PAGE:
PS C:\> Get-Process -Name w* | foreach {$psitem.name.toupper()}






There is a way to use the simple syntax, and to avoid using the $_ or the $PSItem automatic variables. It involves using my group and dot technique. This is shown here.

PS C:\> (Get-Process -Name w* | foreach name).toupper()






This syntax is just a bit shorter, but is not necessarily any cleaner than the other two ways of doing this. What happens is that the first command returns the names, and because of the way that Windows PowerShell 3.0 does the automatic Foreach to permit working with a collection, it calls the ToUpper method. This could also be written as shown here.

PS C:\> (Get-Process -Name w*).name.toupper()






In the example above, the Foreach happens automatically; and therefore, it does not need to be explicitly called. In fact, this is the way that I would more than likely write this code. To me it is readable, it is certainly cleaner, and when you understand that Windows PowerShell 3.0 provides direct access to properties from a collection (the automatic Foreach), it makes sense.

These commands and their associated output are shown in the image that follows.

Image of command output

Join me tomorrow when I will talk about more cool Windows PowerShell stuff.

I invite you to follow me on Twitter and Facebook. If you have any questions, send email to me at scripter@microsoft.com, or post your questions on the Official Scripting Guys Forum. See you tomorrow. Until then, peace.

Ed Wilson, Microsoft Scripting Guy 

Comments (3)

  1. K_Schulte says:

    Hi Ed,

    very well explained and exacltly what I think about the new simplified foreach syntax.

    (Get-Process -Name w*).name.toupper()

    is my favorite way of writing the code, too.

    Expanding the collection implicitly and running the "automatic foreach" on each element of a collection is quite easy to understand.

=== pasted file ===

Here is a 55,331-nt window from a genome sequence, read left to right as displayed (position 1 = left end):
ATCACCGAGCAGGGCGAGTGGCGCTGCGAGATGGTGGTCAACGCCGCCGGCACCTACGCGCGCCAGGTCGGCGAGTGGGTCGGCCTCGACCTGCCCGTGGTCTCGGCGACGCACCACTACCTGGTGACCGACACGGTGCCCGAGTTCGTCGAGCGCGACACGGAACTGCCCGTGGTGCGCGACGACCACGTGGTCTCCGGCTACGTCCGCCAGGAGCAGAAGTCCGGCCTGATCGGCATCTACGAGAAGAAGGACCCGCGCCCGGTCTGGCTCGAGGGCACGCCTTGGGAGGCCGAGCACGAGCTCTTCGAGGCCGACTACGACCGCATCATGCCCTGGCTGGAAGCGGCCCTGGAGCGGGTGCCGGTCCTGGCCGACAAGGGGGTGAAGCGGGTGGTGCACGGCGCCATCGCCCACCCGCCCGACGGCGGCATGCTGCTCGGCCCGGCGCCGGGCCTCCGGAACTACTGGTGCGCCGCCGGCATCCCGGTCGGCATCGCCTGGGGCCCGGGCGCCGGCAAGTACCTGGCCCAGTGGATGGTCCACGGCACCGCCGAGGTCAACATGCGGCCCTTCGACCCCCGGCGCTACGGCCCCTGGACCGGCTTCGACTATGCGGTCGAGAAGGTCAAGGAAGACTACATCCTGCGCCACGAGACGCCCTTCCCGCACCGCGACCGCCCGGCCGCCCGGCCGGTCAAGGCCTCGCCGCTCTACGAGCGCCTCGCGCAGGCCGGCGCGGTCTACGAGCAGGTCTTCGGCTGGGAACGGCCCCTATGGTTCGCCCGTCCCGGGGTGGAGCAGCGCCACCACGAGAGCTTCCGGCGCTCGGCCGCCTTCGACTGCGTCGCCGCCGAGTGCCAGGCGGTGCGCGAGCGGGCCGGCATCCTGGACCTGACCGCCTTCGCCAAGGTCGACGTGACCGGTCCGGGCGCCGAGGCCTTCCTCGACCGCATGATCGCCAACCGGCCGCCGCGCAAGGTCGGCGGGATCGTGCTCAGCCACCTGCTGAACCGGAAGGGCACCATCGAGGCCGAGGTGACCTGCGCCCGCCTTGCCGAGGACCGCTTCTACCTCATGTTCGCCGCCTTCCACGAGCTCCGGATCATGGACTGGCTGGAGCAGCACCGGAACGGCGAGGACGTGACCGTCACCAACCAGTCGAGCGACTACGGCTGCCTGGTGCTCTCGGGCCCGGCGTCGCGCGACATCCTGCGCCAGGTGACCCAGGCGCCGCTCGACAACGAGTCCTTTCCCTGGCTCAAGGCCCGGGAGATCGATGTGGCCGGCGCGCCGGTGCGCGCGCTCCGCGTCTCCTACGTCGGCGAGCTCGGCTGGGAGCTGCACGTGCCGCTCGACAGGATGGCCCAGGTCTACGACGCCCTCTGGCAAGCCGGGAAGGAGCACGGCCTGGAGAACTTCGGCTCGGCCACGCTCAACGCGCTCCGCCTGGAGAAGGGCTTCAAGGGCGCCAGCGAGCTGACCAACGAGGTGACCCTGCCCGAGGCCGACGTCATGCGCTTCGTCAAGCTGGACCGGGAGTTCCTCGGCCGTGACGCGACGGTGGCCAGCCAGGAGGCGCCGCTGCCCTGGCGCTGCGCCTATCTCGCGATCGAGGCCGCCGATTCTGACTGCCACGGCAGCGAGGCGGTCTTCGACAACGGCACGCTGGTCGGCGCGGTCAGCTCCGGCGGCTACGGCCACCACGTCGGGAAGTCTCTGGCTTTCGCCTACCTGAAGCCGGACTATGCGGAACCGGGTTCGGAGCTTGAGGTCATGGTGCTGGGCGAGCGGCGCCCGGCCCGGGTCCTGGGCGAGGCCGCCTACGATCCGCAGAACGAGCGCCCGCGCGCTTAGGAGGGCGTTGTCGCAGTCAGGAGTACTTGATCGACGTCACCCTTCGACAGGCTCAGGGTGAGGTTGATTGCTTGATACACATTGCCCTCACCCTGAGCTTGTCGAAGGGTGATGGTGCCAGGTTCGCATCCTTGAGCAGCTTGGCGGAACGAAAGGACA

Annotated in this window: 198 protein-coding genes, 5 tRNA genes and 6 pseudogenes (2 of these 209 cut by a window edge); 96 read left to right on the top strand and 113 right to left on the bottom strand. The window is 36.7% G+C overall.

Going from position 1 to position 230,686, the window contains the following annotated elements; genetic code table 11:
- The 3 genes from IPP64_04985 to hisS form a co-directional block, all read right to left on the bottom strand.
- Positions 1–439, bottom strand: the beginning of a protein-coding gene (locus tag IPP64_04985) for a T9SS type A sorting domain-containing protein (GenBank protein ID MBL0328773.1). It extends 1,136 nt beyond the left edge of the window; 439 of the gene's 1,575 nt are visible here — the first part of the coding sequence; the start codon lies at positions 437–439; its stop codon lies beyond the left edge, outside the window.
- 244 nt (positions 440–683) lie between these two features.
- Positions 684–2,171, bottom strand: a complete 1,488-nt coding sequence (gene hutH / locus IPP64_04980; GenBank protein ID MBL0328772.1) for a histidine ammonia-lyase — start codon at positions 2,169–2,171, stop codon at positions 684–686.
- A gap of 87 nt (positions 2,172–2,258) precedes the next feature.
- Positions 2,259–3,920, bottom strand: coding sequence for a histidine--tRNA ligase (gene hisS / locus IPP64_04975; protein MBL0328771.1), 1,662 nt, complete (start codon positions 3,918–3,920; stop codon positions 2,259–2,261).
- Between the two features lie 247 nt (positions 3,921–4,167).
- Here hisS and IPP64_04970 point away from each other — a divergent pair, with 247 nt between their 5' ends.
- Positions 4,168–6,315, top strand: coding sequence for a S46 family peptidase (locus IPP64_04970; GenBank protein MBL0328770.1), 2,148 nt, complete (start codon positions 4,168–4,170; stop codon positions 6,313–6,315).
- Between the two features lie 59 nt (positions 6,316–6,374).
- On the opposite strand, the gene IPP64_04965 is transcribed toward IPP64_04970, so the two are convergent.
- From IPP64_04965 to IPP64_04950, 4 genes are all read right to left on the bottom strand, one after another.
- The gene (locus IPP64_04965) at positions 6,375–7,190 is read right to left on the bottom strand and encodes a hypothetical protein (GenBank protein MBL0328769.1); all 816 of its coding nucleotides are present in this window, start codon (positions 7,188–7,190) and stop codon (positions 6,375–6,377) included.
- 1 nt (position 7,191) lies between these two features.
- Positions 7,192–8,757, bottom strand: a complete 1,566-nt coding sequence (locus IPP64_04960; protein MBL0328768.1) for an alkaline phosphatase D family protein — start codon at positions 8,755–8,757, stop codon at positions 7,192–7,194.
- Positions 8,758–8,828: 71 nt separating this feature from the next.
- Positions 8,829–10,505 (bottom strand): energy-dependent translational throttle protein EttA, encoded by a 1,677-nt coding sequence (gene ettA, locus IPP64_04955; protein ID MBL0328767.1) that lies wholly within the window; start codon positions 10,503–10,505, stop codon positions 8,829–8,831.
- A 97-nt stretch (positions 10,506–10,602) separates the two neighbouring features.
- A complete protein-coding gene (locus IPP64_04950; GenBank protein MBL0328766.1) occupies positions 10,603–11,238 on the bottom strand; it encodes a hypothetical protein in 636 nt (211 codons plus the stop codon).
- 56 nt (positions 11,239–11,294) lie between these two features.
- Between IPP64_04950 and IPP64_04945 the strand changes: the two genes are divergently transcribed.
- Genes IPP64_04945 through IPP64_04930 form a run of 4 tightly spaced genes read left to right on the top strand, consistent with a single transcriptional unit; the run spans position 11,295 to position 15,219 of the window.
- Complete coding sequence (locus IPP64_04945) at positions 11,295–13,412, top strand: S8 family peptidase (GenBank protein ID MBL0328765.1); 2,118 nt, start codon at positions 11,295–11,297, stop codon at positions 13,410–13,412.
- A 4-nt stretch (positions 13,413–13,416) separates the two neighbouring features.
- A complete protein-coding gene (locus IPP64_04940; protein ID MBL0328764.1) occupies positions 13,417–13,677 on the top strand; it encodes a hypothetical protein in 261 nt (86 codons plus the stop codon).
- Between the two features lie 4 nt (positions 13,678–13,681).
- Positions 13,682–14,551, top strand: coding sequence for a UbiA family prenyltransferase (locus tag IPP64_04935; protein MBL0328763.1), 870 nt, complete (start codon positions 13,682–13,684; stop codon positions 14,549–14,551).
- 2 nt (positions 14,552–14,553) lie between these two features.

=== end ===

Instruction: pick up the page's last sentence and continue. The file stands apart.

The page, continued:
Using a little bit more complex statements with the new simplified foreach like:

    Get-Process -Name w* | foreach name.toupper()

    which returns an error, is not that easy to understand.

    It seems to be a half hearted solution and I really don't know why the Powershell development team has stopped here ( I guess they had very good reason to do so … but from an end-user's point of view, this is not WYTIWYG ( What You Think … Is What You Get :-))


  2. tom says:

    The short form of foreach-object is really nice, it can be used to expand properties easily

    ps | % name

    ps | % { $_.name}

    ps | select -expand name  (this one fails if the name is null)

  3. itsgold says:

    Hi there. Could you please help me with an issue I am having, I have used this batch mailbox script many times before but it has suddenly decided to stop working it appears to run but does not create any mailboxes and does not give any error messages at all. Am I missing something blindingly obvious?

    $c = Get-Credential

    Import-CSV Test.csv | foreach {New-Mailbox -SamAccountName $_.samaccountname -Name $_.name -UserPrincipalName $_.UPN -Database “Brumbies” -OrganizationalUnit 'blucloud.com.au/BC ESP/Tenant' -AddressBookPolicy 'Brumbies' -Password $c.password -ResetPasswordOnNextLogon $false}

    I tried a similar script from technet which is pretty much the same as mine

    $c = Get-Credential

    $users = Import-CSV "C:Test.csv" 

    $users| foreach


    New-Mailbox -SamAccountName $_.samaccountname -Name $_.name -UserPrincipalName $_.UPN -Database “Brumbies” -OrganizationalUnit 'blucloud.com.au/BC ESP/TEST' -AddressBookPolicy 'Brumbies' -Password $c.password -ResetPasswordOnNextLogon $false


    Although when I run this one I get the following message


    Any help would be hugely appreciated.